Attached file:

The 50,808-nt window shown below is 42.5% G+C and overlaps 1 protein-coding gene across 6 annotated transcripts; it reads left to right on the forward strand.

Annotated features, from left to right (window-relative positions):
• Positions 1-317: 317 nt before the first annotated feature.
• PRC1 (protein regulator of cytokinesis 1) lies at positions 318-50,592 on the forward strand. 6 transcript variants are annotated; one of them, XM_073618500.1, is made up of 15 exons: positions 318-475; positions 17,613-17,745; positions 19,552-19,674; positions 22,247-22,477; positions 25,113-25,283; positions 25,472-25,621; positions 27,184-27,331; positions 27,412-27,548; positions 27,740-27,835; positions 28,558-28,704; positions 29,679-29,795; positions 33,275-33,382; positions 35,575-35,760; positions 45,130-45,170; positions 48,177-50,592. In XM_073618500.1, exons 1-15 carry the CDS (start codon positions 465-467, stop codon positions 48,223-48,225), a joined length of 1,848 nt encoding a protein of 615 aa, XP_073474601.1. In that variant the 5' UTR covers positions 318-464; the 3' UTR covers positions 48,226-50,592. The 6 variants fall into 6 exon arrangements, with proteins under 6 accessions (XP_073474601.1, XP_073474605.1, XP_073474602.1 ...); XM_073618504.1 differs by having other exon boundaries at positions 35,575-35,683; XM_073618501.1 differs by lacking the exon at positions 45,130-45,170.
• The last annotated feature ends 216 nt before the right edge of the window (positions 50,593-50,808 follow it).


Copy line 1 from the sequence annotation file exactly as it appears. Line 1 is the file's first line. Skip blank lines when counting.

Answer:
The 50,808-nt window shown below is 42.5% G+C and overlaps 1 protein-coding gene across 6 annotated transcripts; it reads left to right on the forward strand.